A N D L U C H E R M A N J O H N M. K R A F F T hen Thomas Pynchon sent the rewritten version of his first novel, V., to J. B. Lippincott editor Corlies ("Cork") Smith in the spring of 1962, he explained in his April 19 cover letter that the text was "short . . . chapter 9, i.e., Mondaugen's SW African adventure."1 He felt the chapter needed to be redone "from the ground up." Pynchon was only half-finished with the revision at that point, so he asked Smith for "a week or two more to screw around in." If that extension was impossible, then Smith could remove the paragraphs at the end of chapter 8 that led in to the South-West Africa adventure (V. 22728), a passage in which the narrator introduces German engineer Kurt Mondaugen and describes him as telling his story, "over an abominable imitation of Munich beer" (228), to Herbert Stencil in the Rusty Spoon, a Manhattan bar. On April 26, 1962, Smith encouraged Pynchon "[b]y all means" to "go ahead and screw around with Mondaugen's Southwest Africa adventure" but pleaded for delivery by May 10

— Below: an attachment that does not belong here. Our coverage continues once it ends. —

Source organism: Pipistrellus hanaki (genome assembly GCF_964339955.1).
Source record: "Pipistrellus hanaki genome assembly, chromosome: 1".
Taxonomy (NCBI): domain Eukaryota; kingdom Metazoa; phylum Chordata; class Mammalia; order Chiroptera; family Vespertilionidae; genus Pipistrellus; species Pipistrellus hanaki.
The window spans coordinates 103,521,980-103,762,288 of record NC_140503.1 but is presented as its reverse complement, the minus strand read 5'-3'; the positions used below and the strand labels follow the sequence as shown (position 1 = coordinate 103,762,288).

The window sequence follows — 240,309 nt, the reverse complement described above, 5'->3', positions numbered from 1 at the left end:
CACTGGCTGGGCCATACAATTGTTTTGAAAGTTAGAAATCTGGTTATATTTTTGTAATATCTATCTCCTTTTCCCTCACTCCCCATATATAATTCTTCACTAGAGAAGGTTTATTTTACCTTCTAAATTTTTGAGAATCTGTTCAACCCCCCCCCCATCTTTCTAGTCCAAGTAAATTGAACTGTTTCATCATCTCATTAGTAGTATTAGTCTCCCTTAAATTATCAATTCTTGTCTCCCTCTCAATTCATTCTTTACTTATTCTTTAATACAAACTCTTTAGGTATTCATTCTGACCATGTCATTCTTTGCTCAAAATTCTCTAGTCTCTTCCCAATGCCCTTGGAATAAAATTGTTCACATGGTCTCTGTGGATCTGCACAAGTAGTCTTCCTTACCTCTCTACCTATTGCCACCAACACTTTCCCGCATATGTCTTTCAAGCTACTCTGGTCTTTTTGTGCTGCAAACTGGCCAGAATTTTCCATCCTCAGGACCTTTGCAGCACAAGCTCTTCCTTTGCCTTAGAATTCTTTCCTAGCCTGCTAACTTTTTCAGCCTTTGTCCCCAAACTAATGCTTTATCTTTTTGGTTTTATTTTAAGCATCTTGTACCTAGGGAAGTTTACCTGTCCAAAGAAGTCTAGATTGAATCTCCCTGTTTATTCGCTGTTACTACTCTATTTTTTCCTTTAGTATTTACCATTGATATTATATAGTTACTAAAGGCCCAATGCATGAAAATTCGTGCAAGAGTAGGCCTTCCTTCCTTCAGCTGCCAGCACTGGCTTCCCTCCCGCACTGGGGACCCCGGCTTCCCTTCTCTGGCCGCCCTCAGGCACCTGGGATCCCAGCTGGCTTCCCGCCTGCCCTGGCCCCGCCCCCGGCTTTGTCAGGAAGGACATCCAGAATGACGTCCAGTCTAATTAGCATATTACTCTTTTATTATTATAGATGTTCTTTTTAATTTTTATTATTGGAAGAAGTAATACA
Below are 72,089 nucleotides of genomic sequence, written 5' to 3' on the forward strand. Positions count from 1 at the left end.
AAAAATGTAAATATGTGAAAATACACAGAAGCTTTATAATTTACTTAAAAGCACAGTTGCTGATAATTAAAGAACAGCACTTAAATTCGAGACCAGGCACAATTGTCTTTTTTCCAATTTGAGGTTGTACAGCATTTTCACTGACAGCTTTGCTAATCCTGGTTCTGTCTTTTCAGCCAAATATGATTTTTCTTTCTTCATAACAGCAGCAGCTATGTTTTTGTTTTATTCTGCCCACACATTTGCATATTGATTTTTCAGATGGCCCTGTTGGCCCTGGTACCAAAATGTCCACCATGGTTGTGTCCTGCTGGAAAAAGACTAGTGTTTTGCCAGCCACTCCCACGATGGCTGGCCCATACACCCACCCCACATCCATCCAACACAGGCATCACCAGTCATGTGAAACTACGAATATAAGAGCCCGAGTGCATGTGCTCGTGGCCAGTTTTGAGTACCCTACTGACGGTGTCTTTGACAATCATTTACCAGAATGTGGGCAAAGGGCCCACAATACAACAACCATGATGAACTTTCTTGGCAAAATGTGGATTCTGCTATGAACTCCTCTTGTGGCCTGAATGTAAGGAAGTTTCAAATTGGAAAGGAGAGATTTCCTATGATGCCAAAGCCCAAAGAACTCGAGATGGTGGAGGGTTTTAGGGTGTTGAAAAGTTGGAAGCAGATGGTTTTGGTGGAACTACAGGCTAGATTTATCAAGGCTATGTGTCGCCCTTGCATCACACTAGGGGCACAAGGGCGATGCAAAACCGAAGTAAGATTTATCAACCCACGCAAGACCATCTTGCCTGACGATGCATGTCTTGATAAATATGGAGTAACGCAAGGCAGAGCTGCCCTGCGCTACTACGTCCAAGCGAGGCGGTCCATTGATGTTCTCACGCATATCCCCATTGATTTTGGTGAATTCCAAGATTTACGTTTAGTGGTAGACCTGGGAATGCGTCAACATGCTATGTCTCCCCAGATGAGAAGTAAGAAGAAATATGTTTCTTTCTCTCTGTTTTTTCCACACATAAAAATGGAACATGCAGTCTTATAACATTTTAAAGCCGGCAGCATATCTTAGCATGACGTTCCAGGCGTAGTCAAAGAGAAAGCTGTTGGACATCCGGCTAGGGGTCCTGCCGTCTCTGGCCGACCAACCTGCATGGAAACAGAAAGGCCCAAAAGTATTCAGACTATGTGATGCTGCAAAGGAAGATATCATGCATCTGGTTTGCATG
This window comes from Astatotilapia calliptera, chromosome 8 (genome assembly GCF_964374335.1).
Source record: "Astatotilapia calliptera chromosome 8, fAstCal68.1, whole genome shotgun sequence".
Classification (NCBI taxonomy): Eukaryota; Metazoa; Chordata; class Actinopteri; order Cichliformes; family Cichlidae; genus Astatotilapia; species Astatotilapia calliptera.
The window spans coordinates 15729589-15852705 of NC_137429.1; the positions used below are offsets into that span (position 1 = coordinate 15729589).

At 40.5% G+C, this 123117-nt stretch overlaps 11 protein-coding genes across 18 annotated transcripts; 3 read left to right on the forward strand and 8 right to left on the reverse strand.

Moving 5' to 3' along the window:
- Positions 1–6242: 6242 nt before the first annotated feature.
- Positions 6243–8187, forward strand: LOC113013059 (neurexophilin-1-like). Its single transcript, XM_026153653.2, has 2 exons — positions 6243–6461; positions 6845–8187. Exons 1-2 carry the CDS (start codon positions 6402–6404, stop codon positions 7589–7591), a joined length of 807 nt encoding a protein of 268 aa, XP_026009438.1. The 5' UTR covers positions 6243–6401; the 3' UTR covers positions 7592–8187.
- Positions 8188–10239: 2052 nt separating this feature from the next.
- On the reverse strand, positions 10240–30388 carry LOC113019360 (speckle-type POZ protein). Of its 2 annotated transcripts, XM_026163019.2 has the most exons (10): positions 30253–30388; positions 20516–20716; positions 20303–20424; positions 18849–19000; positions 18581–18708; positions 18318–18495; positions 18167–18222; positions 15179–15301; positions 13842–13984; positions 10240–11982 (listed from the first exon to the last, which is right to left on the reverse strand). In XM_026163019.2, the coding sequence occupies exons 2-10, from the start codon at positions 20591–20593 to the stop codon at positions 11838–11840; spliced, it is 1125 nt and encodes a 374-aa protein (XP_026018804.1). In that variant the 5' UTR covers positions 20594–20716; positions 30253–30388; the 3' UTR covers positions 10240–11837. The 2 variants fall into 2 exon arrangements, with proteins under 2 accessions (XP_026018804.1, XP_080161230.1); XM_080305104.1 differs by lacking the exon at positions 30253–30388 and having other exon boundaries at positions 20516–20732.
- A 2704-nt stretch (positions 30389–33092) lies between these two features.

Contemporary Literature – University of Wisconsin Press
Published: Sep 25, 2006
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